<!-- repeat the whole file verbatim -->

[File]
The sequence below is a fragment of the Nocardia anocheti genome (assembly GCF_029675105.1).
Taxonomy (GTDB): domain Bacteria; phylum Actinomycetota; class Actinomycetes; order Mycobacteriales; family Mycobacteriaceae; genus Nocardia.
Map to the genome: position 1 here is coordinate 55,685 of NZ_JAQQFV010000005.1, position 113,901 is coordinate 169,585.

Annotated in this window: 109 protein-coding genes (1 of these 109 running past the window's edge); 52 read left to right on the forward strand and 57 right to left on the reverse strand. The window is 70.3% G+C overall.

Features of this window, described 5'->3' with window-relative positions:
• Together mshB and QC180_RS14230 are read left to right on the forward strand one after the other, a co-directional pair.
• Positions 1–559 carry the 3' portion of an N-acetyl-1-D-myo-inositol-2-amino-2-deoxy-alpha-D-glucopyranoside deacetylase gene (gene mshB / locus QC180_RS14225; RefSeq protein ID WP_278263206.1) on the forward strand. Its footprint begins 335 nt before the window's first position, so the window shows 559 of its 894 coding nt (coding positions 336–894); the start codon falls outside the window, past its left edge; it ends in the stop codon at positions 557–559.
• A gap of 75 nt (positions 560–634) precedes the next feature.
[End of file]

The sequence below is a fragment of the Nocardia anocheti genome (assembly GCF_029675105.1).
Taxonomy (GTDB): domain Bacteria; phylum Actinomycetota; class Actinomycetes; order Mycobacteriales; family Mycobacteriaceae; genus Nocardia.
Map to the genome: position 1 here is coordinate 55,685 of NZ_JAQQFV010000005.1, position 113,901 is coordinate 169,585.

Annotated in this window: 109 protein-coding genes (1 of these 109 running past the window's edge); 52 read left to right on the forward strand and 57 right to left on the reverse strand. The window is 70.3% G+C overall.

Features of this window, described 5'->3' with window-relative positions:
• Together mshB and QC180_RS14230 are read left to right on the forward strand one after the other, a co-directional pair.
• Positions 1–559 carry the 3' portion of an N-acetyl-1-D-myo-inositol-2-amino-2-deoxy-alpha-D-glucopyranoside deacetylase gene (gene mshB / locus QC180_RS14225; RefSeq protein ID WP_278263206.1) on the forward strand. Its footprint begins 335 nt before the window's first position, so the window shows 559 of its 894 coding nt (coding positions 336–894); the start codon falls outside the window, past its left edge; it ends in the stop codon at positions 557–559.
• A gap of 75 nt (positions 560–634) precedes the next feature.